4. Jalin Hyatt, Tennessee -- Going into 2022, Cedric Tillman was expected to be the star receiver on the outside in Josh Heupel's aggressive offensive scheme. Instead, Tillman dealt with injuries, and it was his fellow wide out, Jalin Hyatt, that broke on to the scene. He finished with 1,267 yards and 15 touchdowns on the year, but it was the Alabama game that enshrined Hyatt as a legend in Knoxville. He decimated the Tide defense to the tune of 207 yards and a record-setting five touchdowns, helping secure UT's biggest win in over a decade. I don't think Hyatt was just a one-hit wonder, but I'll be curious to see what he can do in a more traditional NFL offense. His blazing speed and quick feet helped him get wide open often with the Volunteers, but Heupel also drew up plays to spring him on the outside. If he is going to be worthy of a first-round selection, he'll have to refine his route running skills and also improve as a blocker, a major weakness in his game right now.

Projected Range: Mid-first round to early second round

5. Zay Flowers, Boston College -- It's not surprising that not a lot of football fans tuned into Boston College games over the last several years, but those that did got treated to a special talent in Zay Flowers. The dynamic slot receiver may be small in stature, measuring in at 5'9" at the Combine, but he makes up for it with his big-time playmaking ability. He's shifty and slippery in traffic and when he does get a lane, there's no stopping Flowers taking it to the house. The fact that he put up such impressive numbers despite playing in an anemic Boston College pass offense says a lot to me. He should be able to make an impact in any offense and any scheme, which can't be said for all of the top wide outs this year.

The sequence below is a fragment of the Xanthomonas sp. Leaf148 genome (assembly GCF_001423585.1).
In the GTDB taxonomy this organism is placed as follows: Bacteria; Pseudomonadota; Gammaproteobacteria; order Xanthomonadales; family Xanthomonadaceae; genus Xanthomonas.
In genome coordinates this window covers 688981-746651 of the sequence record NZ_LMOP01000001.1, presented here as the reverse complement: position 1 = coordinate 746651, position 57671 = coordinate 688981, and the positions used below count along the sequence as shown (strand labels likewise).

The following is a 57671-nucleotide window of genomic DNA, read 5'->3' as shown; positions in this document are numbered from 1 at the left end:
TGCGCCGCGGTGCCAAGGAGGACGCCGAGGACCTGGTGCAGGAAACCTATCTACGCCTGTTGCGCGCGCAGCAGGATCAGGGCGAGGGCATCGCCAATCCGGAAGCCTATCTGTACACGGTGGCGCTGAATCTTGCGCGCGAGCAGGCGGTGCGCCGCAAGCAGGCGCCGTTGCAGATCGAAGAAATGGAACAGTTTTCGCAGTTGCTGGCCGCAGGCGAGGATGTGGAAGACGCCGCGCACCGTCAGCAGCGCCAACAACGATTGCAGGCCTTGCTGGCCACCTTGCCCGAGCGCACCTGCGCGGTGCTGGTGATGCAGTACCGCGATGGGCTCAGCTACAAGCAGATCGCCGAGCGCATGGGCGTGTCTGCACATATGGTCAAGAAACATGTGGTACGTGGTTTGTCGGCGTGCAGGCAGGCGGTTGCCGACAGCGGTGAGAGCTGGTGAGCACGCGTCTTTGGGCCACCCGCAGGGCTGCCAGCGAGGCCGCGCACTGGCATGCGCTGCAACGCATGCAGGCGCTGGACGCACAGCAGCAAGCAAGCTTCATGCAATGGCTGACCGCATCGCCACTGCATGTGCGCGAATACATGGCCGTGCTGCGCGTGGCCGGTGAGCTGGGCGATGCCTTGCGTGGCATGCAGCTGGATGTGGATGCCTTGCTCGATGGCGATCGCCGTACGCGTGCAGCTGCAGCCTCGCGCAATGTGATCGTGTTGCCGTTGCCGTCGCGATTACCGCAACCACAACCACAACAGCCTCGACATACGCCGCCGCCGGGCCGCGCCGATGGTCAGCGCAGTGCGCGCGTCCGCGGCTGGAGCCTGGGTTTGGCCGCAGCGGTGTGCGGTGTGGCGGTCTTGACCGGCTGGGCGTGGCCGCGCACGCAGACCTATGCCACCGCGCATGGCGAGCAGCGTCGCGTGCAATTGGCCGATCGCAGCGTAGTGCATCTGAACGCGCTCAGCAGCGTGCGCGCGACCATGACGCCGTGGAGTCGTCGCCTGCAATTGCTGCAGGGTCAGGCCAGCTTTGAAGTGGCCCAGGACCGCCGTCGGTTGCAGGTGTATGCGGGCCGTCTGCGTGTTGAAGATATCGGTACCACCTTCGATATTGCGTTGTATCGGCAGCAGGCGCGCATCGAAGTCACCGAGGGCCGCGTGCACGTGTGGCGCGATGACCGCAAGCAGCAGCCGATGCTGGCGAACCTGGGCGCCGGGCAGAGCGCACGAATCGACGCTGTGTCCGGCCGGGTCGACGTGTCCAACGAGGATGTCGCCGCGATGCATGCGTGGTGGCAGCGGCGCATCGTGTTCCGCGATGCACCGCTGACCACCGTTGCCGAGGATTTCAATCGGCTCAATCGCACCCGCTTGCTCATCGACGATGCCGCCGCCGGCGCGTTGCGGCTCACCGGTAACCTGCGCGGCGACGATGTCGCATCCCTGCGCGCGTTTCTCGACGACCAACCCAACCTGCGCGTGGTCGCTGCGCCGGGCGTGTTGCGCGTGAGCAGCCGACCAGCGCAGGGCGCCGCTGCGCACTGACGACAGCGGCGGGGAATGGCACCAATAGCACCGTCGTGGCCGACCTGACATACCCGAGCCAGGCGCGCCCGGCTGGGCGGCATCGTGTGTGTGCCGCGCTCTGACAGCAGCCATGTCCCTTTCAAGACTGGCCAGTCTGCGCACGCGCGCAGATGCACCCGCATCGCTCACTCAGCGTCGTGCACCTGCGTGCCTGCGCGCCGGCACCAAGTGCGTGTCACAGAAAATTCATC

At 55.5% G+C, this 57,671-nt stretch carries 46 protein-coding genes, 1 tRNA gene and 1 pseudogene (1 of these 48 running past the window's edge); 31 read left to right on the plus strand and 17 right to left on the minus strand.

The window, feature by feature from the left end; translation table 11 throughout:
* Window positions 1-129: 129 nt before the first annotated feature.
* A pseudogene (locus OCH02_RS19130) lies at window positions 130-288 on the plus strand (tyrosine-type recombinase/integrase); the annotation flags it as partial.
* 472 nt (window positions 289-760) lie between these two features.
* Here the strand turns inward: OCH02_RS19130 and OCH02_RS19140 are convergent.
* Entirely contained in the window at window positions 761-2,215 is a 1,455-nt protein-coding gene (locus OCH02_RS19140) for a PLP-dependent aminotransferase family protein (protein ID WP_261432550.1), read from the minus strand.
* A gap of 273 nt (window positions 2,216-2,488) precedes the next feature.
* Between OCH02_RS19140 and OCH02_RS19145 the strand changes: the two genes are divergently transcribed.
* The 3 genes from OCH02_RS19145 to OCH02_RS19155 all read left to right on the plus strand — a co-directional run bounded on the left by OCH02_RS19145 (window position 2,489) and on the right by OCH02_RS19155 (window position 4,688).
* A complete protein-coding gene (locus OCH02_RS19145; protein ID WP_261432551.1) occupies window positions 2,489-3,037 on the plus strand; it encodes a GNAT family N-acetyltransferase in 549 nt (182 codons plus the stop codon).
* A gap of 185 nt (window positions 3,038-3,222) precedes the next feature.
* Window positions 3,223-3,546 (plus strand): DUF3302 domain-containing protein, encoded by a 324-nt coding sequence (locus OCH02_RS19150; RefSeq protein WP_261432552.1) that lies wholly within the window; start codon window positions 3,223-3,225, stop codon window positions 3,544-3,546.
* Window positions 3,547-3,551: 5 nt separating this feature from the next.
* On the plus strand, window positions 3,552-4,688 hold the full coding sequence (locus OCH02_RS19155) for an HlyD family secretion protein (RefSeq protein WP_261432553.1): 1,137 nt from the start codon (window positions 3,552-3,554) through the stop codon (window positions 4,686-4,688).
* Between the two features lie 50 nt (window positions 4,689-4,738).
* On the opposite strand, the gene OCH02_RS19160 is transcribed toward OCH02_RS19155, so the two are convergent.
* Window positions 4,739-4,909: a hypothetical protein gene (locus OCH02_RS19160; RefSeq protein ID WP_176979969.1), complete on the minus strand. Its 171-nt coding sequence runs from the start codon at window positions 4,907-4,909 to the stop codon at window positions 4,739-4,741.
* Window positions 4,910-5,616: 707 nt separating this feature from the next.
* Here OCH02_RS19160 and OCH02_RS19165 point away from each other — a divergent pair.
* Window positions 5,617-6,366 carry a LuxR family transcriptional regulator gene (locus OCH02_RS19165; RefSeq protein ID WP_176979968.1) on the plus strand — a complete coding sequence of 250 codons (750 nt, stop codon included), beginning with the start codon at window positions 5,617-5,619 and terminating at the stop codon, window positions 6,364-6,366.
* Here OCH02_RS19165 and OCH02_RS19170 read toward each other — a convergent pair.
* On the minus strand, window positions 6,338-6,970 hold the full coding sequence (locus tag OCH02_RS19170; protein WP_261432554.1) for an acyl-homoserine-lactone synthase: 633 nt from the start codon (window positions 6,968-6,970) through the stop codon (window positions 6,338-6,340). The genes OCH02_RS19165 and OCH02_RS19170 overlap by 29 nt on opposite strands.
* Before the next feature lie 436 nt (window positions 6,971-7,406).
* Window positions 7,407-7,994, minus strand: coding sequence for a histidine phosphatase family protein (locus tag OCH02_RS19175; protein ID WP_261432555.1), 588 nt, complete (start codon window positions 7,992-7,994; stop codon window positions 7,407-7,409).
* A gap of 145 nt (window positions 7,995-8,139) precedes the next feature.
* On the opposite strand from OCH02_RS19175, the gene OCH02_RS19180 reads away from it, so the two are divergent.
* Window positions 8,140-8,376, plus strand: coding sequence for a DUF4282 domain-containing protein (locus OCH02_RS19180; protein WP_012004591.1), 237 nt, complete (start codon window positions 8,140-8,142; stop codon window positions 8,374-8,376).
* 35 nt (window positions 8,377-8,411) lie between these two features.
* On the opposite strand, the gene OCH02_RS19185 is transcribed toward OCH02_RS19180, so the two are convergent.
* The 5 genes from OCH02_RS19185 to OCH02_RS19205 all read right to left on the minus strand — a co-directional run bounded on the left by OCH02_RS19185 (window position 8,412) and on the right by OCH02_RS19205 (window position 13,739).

Projected Range: Mid-first round to mid-second round

Sleeper: Tyler Scott, Cincinnati -- One player that appears to be trending up at the right time is Cincinnati's Tyler Scott. A strong pre-Draft has pushed the former Bearcat into the first round discussion, although it's more likely he lasts somewhere on the second day of the event. It isn't a surprise what has caught the attention of NFL teams: Scott is one of the fastest players in this Draft, a former junior Olympic sprinter who turned heads with a 4.44 40 yard dash. However, his speed is just one aspect of Scott's skillset, as he offers reliable hands and plenty of versatility, even if he'll spend most of his time in the slot. Scott played in an offense at Cincinnati that didn't take too many shots down the field, even when they had Desmond Ridder under center, but he should be able to bring home run ability to any team at the next level.

Projected Range: Early second round to early fourth round

Tight Ends

1. Darnell Washington, Georgia -- The term "boom-or-bust" tends to get overused this time of year, but I'm not sure if there's a player that fits that definition better than Georgia's Darnell Washington. He's a once-in-a-generation prospect in the way he looks on the field, standing 6'7", 265 pounds. He will be blocking future NFL defenders in the SEC and dwarf them. Even so, Washington moves well for his size and has decent hands, which you'd hope could get even better at the next level. But, the production didn't always match the potential, as Washington played a complementary role rather than a starring one. Sure, there were injuries, and Georgia also happened to have the nation's best tight, Brock Bowers, playing alongside him, but I wonder if Washington is the type of player that wows you with his physical tools, but doesn't always back it up with his play. But if an NFL team can turn those physical gifts into assets for an offense, he's not only the top tight end in this Draft, but a Top 10 prospect overall.